The virtual impactor 21 described in FIGS. 2 and 3 is a simple round multi-nozzle design. Other virtual impactors, such as rectangular or slit nozzle virtual impactor, that provide the appropriate particle size cutoff at the appropriate flow rate can be used. An example of a rectangular nozzle virtual impactor is displayed in FIG. 4. The impactor is approximately 10 cm in length, 5 cm in width, and 5 cm in height and is set up the same way as the multi-nozzle impactor. Instead of many nozzles, however, one large slit nozzle approximately 1 mm by 5 cm is used. Since the round nozzle impactor illustrated in FIG. 2 is based on well-established aerodynamic principles, it is the preferred design for the present invention.

Other aerosol generators, such as the Condensation Monodisperse Aerosol Generator (CMAG, Model 3475, TSI Inc.) or similar high-output monodisperse generators could be used in lieu of the aerosol generation subsystem used in the present invention.

One advantage of the present invention is that the virtual impactor 21 allows for the use of an inexpensive nebulizer, which requires compressed air as a carrier gas, as opposed to more expensive nitrogen used in prior art devices.

Another advantage of the present invention is that by using a simple nebulizer 12 along with the APS spectrometer 20, several size-specific FF values can be determined from a single fit test, since the polydisperse challenge allows for multiple size-specific particle count measurements to be taken simultaneously.

Prototype Bio-QNFT System Test Results

A test designed to determine the effect of background particles within the respirator on the measurement of biological FF values was performed on six human subject volunteers. One trial was conducted per test subject. The test consisted of eight representative QNFT exercises; normal breathing (NB), deep breathing (DB), turning head side to side (Head S2S), moving head up and down (Head U&D), bending over (Bend), rotating jaw (Jaw R), speaking (Speak), and mimicking speech (Mimic). A powered air-purifying respirator (PAPR) hood was worn over a negative-pressure, full-facepiece respirator to provide a particle-free atmosphere while the subjects performed the exercises. Since the challenge atmosphere was void of particulates, the background measurements only consisted of particles originating from within the respirator facepiece.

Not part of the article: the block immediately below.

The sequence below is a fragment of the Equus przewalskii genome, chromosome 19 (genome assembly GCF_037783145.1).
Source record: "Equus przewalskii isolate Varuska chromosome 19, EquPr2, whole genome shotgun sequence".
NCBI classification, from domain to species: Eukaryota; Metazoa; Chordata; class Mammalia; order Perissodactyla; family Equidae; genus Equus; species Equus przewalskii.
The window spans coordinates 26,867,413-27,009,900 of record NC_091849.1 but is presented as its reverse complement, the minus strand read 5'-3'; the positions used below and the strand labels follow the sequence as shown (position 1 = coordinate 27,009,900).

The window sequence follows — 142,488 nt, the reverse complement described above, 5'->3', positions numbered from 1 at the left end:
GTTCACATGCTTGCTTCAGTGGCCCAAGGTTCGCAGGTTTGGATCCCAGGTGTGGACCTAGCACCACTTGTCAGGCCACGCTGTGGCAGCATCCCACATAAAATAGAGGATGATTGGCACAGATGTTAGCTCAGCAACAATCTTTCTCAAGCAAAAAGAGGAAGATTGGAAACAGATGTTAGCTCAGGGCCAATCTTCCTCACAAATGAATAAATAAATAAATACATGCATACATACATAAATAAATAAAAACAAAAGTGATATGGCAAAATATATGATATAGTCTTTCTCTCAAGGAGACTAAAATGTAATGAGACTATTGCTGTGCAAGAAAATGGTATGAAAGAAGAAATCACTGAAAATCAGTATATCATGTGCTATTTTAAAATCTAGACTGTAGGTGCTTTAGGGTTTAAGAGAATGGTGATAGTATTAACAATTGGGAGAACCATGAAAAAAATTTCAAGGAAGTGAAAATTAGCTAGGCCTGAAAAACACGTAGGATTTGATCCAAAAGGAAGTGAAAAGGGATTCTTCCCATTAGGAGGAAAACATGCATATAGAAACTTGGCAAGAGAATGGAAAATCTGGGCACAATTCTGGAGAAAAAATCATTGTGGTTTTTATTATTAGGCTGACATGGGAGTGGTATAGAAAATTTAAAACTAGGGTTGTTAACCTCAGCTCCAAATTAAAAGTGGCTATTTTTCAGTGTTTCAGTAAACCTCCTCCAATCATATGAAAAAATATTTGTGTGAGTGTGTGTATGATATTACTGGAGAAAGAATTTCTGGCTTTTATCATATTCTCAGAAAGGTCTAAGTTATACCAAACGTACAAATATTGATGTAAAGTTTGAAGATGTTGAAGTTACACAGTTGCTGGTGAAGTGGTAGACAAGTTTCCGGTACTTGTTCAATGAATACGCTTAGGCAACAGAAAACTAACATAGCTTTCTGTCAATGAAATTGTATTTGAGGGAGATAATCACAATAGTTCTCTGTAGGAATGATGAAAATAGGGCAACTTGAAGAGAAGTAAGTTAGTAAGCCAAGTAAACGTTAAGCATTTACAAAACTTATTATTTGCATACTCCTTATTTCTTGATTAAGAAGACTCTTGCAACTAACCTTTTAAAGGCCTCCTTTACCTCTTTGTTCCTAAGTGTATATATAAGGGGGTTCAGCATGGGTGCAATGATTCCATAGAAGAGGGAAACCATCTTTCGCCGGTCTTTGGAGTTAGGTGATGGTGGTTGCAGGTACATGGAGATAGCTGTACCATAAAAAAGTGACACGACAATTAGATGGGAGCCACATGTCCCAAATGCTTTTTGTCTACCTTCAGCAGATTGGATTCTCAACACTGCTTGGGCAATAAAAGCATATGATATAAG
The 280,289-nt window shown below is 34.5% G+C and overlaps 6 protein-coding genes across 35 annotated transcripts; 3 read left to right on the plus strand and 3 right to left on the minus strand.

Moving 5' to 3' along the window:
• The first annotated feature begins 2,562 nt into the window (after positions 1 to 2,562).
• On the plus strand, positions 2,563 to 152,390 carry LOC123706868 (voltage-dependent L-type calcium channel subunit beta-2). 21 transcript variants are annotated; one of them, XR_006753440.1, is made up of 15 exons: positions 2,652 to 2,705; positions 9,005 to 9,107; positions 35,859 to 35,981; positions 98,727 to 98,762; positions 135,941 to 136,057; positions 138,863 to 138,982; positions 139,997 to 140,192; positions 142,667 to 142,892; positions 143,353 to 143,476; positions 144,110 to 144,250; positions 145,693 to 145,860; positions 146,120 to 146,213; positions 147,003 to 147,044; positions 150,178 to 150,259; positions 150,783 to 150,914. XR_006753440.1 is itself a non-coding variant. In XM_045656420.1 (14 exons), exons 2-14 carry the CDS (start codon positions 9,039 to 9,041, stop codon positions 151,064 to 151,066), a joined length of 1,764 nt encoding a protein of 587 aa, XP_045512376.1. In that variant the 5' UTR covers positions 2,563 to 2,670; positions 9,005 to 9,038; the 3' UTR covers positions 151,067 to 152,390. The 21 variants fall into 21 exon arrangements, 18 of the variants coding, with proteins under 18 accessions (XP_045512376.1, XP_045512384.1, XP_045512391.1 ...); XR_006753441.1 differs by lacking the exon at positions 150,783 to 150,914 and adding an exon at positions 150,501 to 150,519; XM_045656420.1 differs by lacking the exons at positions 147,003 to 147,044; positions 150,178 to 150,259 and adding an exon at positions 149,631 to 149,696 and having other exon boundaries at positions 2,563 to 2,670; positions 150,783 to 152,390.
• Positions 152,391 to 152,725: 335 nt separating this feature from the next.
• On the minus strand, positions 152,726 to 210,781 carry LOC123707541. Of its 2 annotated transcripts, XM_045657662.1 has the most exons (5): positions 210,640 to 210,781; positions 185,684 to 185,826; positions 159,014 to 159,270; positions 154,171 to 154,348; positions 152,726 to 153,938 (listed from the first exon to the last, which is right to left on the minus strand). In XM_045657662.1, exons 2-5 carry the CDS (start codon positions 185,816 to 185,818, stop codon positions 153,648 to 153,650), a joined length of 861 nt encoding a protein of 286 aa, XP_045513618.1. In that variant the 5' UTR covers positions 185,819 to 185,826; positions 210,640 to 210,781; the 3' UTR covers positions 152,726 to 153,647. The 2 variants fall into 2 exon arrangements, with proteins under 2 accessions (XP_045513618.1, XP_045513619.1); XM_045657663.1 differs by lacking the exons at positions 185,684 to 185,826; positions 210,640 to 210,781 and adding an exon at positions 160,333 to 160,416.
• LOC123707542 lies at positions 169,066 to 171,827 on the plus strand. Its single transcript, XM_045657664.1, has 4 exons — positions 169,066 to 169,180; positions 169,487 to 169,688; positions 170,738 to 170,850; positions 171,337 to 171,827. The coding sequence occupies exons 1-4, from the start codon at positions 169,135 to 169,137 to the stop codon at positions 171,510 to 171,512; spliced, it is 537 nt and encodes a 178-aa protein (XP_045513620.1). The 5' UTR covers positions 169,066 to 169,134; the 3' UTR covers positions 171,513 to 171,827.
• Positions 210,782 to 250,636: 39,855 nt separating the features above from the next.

The in-mask background concentration for each exercise is displayed in FIG. 5. The concentration of three background particle sizes (0.6, 1.2, and 2.3 μm) is shown. All exercises created background particles within the respirator at all three sizes measured. The results also indicate that as the particle size increases, the background concentration decreases. Speaking produced the highest concentration of particles for each particle size measured.

Ideally, no background particles would be generated inside the respirator, and the in-mask concentration would only consist of challenge particles. As evidenced in FIG. 5, however, notable levels of background particles are generated inside the respirator mask during fit testing. Since the aerosol spectrometer used in the present invention cannot distinguish between challenge and background particles, the measured in-mask concentration represents the sum of the challenge (Ci) and background (Cb) particles. Thus, the measurable FF (FFpred) can be predicted by Equation 1. The FFpred is determined by dividing the challenge concentration (Co) by the in-mask concentration measurable k con (C1+Cb):

FF pred = ( C o ) ( C i + C b ) ( 1 )

Equation 1 is used to illustrate the effects of the background particles on the maximum measurable FF during each exercise. Assuming no respirator leakage (i.e., Ci=0), the in-mask respirator atmosphere would only contain background particles. Again, since the particle measurement method cannot distinguish between challenge and background particles, the method assumes all particles detected are challenge particles. As a result, the maximum measurable FF (FFmax) is calculated by dividing the challenge by the in-mask background concentration as shown in Equation 2:

FF max = ( C o ) ( C b ) ( 2 )

An average challenge concentration (Co) of 2,300 particles/cc is used for this analysis. This was the value measured for the 1.2 μm particle size in a QNFT study conducted using a prototype version of the bio-QNFT system shown in FIG. 1. The prototype system was equipped with a 6-jet Collison nebulizer (in lieu of a 24-jet nebulizer) and lacked the virtual impactor. The average Co value (2,300 particles/cc) is divided by the average 1.2 μm in-mask background concentration (Cb) obtained from the background test to estimate the FFmax for each exercise. The estimated 1.2 μm log FFmax results are shown in Table 1. With the exception of speaking, the log FFmax was equal to or greater than 5.0 (FFmax≧100,000) for all exercises. The log FFmax for Speaking was only 4.3 (FFmax=20,000).

TABLE 1